It’s been about 18 months since I moved from Sydney to the Snowy Mountains full time.
I love life in the country, especially now that it’s ski season and everything has come alive. I’m loving the crisp frosty mornings and the frozen puddles I see when I’m out on my morning run. And of course I love my little veggie patch.
To be honest, there aren’t many things I miss about city life.
There are friends and favourite restaurants, of course. Apart from that, I really miss being close to the Sydney Fish Markets.
I love cooking and eating fish. But with the closest fish shop over an hours drive away, I’ve found that we’re not eating as much fish as I’d like.
In the past we would bring fish home whenever we’d go somewhere with a good fishmonger. That would mean we’d have fish for dinner that night, and then nothing apart from canned tuna or smoked fish until the next trip.
But over the last few months, I’ve discovered the secret to extending my fish ‘freshness’ for as long as possible.
So what’s my secret?
1. Make sure you keep your fish as cold as possible.
I always ask for a bag of ice to put in with the fish when I buy it. Fish loses freshness rapidly unless kept close to freezing. Even when I get it home, I pop it in the fridge with the bag of ice.
2. Partially cook the fish in some sort of liquid, then refrigerate until you’re ready to eat it.
For example, I poach the fish in olive oil or water until it’s about half cooked. It will then keep in the fridge for a few days, so we can have fish again later in the week. The fish finishes cooking during the reheating process, avoiding the common problem of mushy, overcooked fish.
I’ve found the liquid is important for ease of reheating. So we’re talking things like my simple fish stew (below) or curries or soups. The partial cooking stops the fish from going bad and also means it doesn’t get completely overcooked when you go to reheat it.
This way we still have fish cooked on the BBQ or pan fried on the day we get home, like we used to. Then later in the week we can pull out the fish cooked in liquid for a second fresh fish dinner.
simple fish stew
I like to serve this stew in deep bowls with a fresh green salad on the side. But feel free to serve with crusty bread if you prefer.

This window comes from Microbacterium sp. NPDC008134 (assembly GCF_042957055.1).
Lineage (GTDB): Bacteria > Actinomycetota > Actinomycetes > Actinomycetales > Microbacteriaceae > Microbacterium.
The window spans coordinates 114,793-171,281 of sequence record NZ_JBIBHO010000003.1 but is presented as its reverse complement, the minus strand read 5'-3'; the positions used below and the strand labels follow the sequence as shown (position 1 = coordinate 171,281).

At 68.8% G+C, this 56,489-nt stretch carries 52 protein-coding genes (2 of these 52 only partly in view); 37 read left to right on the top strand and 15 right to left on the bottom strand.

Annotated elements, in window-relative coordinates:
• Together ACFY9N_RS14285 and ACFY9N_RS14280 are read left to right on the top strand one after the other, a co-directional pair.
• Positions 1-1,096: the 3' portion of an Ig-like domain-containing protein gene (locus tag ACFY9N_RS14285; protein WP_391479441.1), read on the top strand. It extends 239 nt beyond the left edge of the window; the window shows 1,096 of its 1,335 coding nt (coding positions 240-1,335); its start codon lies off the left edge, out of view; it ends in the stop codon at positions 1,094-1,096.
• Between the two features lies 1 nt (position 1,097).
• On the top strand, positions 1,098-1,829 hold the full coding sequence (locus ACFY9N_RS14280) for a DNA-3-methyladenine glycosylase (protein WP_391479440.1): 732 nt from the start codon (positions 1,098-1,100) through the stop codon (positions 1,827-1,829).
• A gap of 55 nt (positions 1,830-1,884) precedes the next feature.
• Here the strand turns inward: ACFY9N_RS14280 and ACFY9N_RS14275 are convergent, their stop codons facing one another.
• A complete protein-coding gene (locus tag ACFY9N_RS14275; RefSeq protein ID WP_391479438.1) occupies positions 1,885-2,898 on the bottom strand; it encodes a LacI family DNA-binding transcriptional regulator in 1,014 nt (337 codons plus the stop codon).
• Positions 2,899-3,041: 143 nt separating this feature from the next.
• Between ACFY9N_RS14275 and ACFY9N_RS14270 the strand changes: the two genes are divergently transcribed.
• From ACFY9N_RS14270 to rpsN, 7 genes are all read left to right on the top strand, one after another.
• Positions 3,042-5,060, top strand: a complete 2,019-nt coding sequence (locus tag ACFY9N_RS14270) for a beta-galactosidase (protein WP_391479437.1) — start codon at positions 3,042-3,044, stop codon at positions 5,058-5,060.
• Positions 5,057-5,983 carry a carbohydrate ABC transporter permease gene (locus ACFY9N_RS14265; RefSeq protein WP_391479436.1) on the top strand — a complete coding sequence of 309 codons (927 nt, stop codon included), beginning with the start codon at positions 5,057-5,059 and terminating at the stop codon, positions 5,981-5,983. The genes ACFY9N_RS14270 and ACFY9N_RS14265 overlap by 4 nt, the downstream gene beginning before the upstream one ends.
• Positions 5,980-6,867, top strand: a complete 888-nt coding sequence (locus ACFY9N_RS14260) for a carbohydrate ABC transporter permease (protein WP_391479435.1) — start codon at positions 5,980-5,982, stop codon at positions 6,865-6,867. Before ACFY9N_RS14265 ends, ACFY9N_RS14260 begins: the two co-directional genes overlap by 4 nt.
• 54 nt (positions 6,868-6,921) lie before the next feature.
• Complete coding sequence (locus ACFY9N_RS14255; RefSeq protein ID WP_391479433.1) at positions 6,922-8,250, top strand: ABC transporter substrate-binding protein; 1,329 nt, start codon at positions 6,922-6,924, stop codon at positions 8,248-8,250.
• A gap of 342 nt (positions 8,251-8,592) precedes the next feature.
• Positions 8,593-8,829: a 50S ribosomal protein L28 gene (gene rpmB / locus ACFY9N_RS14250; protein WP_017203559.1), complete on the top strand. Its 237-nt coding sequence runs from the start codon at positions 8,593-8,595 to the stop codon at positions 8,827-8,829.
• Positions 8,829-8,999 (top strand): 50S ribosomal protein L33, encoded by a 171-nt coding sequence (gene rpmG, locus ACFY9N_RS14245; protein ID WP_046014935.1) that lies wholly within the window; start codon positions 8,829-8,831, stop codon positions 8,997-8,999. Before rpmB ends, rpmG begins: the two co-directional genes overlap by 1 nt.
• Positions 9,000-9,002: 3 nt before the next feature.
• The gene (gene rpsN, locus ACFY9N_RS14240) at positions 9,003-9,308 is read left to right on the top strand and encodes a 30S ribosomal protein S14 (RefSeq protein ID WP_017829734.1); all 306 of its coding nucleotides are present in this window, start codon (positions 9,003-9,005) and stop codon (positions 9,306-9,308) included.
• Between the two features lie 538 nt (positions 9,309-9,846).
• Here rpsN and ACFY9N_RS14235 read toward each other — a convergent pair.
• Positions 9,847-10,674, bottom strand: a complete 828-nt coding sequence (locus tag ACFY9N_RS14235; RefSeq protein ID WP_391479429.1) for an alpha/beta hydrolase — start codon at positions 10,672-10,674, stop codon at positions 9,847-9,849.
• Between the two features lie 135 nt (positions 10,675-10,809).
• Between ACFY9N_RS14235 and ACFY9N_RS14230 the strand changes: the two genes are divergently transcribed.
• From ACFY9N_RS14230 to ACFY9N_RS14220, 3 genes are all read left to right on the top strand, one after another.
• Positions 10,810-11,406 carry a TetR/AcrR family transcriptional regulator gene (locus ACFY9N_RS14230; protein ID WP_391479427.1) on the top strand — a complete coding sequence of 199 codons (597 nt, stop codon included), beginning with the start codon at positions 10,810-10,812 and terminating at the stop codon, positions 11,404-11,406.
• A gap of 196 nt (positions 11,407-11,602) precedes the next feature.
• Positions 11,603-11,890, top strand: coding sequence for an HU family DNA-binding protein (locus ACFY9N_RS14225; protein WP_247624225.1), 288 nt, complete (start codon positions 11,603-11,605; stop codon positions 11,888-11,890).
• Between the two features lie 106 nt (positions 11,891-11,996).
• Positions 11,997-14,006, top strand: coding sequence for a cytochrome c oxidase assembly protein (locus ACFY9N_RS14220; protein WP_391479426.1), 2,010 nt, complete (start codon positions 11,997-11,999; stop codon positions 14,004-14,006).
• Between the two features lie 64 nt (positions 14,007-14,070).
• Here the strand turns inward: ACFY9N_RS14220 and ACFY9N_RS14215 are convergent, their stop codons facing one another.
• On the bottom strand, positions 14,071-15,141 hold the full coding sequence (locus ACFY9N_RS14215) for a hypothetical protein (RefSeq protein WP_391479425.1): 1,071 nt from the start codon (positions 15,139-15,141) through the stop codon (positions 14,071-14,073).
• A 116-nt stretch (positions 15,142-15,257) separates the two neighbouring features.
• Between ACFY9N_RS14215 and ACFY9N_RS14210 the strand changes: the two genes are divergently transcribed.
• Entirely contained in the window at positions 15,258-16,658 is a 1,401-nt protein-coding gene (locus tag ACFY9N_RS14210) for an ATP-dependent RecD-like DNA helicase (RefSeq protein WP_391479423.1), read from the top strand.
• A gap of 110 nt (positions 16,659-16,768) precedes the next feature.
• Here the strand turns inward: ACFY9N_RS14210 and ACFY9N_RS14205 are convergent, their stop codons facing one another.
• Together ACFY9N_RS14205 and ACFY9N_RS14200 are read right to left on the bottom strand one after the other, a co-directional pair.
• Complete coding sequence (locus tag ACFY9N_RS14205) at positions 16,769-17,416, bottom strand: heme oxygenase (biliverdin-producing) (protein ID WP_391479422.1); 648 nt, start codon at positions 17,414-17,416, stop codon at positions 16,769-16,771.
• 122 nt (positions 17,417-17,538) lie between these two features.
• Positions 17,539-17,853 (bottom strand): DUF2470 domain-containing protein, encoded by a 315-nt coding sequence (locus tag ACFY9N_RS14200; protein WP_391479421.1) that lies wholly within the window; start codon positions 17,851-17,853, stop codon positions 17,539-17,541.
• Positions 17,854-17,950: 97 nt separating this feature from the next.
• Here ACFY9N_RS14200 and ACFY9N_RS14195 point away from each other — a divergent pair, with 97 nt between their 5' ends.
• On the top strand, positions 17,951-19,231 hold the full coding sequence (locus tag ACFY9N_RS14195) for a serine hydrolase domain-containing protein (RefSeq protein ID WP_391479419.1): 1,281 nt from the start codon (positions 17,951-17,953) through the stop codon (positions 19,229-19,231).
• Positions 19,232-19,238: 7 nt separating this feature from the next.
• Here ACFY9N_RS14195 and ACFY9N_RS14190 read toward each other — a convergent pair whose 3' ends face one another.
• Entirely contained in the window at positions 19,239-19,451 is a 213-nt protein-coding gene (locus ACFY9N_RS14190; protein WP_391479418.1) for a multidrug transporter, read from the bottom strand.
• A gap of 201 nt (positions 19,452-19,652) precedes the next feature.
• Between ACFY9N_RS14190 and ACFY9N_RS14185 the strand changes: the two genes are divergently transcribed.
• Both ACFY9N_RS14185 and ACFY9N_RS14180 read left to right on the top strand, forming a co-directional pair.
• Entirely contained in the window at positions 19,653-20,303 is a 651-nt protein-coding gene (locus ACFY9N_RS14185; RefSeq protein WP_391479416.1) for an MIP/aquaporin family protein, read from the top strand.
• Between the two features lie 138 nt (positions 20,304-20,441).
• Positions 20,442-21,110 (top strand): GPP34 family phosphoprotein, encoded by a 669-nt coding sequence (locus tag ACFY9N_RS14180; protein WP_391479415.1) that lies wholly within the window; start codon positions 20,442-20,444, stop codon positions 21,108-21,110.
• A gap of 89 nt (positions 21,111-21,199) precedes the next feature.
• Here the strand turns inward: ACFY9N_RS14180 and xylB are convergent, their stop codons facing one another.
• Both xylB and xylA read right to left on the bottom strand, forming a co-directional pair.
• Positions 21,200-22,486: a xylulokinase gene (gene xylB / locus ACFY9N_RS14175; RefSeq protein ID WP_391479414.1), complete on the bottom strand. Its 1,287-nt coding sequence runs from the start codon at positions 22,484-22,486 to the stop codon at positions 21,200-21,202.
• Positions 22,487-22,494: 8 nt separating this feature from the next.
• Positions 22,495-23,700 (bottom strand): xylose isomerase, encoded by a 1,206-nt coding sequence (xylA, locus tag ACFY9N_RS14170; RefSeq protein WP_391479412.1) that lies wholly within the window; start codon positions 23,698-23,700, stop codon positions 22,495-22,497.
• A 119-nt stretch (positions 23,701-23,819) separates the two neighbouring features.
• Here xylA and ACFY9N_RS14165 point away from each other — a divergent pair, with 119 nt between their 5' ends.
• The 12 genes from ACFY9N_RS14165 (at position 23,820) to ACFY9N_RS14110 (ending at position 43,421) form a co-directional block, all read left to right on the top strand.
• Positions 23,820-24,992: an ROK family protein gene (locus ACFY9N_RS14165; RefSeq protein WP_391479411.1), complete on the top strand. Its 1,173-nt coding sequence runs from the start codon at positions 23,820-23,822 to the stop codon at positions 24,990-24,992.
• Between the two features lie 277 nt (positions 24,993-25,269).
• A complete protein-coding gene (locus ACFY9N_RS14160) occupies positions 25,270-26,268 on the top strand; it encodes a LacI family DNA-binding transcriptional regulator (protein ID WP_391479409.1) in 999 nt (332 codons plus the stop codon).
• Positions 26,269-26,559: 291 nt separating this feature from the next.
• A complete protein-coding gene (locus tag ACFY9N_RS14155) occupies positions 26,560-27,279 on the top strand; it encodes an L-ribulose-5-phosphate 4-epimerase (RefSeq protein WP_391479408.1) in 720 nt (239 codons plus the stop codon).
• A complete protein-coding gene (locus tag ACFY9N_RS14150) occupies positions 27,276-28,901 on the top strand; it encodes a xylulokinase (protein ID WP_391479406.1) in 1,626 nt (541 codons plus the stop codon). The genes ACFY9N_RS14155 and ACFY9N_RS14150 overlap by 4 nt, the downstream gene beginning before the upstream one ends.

I’ve written the method for those that want to make this in advance and reheat. Of course if you’re ready to eat it straight away just simmer until the fish is just cooked. Then serve.
2 onions, peeled & chopped
1 large bulb fennel,trimmed & finely sliced crosswise, green fronds reserved
1 jar commercial tomato pasta sauce or tomato puree (about 1 1/2cups)
large pinch saffron threads
500g (1lb) white fish fillets such as flathead, chopped
1. Heat a generous glug of oil in a large pot. Add onions and cook over a medium low heat, covered for about 5 minutes.
2. Add the fennel and continue to cook, covered and stirring occasionally for 10-15 minutes or until the onion and fennel are soft but not browned.
3. Add the tomato puree, 1 1/2 cups water and saffron. Bring to a simmer.
4. Add fish and cook for about 1 minute. Then remove from the heat. Cool and refrigerate until you’re ready to serve (will keep for 3-4 days, possibly longer).
5. To reheat, bring back to a gentle simmer and cook until fish is cooked through. Taste & season. Top with reserved fennel fronds if you have them.
short on time? – skip the veg and just simmer the fish in the tomato / water / saffron mixture.
vegetarian / vegan – replace the fish with firm tofu. It will just need to simmer until hot.
keeping the Irish happy – add steamed, sliced potatoes in with the fish.
mixed seafood – feel free to add in some prawns (shrimp), clams or mussels. Adjust the cooking time accordingly.
video version of the recipe
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ps. Do you have a favourite way of preparing fish? Or tips for getting fish to stay fresh? I’d love to hear about it in the comments below.